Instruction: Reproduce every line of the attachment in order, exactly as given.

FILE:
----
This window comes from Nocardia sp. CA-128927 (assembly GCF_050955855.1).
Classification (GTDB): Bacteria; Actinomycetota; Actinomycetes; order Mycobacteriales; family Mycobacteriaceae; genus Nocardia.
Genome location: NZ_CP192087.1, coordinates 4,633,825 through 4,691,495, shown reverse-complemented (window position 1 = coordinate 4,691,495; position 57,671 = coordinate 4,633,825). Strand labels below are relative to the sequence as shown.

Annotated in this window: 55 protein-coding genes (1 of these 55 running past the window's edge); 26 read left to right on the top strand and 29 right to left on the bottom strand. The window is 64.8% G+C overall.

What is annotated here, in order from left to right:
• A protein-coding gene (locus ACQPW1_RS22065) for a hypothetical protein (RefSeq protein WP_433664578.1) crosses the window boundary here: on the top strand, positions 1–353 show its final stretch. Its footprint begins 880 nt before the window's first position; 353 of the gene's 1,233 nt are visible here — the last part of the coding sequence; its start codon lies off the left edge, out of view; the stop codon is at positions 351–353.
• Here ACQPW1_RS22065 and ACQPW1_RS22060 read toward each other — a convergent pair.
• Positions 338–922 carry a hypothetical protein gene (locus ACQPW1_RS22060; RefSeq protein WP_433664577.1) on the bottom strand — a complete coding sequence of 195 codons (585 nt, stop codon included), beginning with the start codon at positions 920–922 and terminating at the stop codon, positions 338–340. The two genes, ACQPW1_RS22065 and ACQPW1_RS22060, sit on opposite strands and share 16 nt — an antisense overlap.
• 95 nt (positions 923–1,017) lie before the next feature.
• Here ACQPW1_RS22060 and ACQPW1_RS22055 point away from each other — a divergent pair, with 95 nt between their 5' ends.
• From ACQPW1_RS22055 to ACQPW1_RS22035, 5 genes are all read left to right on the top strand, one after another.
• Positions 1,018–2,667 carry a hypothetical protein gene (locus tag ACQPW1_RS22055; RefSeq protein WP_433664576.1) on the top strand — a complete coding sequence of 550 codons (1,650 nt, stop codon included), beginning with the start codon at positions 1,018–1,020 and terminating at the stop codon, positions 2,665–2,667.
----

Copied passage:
This window comes from Nocardia sp. CA-128927 (assembly GCF_050955855.1).
Classification (GTDB): Bacteria; Actinomycetota; Actinomycetes; order Mycobacteriales; family Mycobacteriaceae; genus Nocardia.
Genome location: NZ_CP192087.1, coordinates 4,633,825 through 4,691,495, shown reverse-complemented (window position 1 = coordinate 4,691,495; position 57,671 = coordinate 4,633,825). Strand labels below are relative to the sequence as shown.

Annotated in this window: 55 protein-coding genes (1 of these 55 running past the window's edge); 26 read left to right on the top strand and 29 right to left on the bottom strand. The window is 64.8% G+C overall.

What is annotated here, in order from left to right:
• A protein-coding gene (locus ACQPW1_RS22065) for a hypothetical protein (RefSeq protein WP_433664578.1) crosses the window boundary here: on the top strand, positions 1–353 show its final stretch. Its footprint begins 880 nt before the window's first position; 353 of the gene's 1,233 nt are visible here — the last part of the coding sequence; its start codon lies off the left edge, out of view; the stop codon is at positions 351–353.
• Here ACQPW1_RS22065 and ACQPW1_RS22060 read toward each other — a convergent pair.
• Positions 338–922 carry a hypothetical protein gene (locus ACQPW1_RS22060; RefSeq protein WP_433664577.1) on the bottom strand — a complete coding sequence of 195 codons (585 nt, stop codon included), beginning with the start codon at positions 920–922 and terminating at the stop codon, positions 338–340. The two genes, ACQPW1_RS22065 and ACQPW1_RS22060, sit on opposite strands and share 16 nt — an antisense overlap.
• 95 nt (positions 923–1,017) lie before the next feature.
• Here ACQPW1_RS22060 and ACQPW1_RS22055 point away from each other — a divergent pair, with 95 nt between their 5' ends.
• From ACQPW1_RS22055 to ACQPW1_RS22035, 5 genes are all read left to right on the top strand, one after another.
• Positions 1,018–2,667 carry a hypothetical protein gene (locus tag ACQPW1_RS22055; RefSeq protein WP_433664576.1) on the top strand — a complete coding sequence of 550 codons (1,650 nt, stop codon included), beginning with the start codon at positions 1,018–1,020 and terminating at the stop codon, positions 2,665–2,667.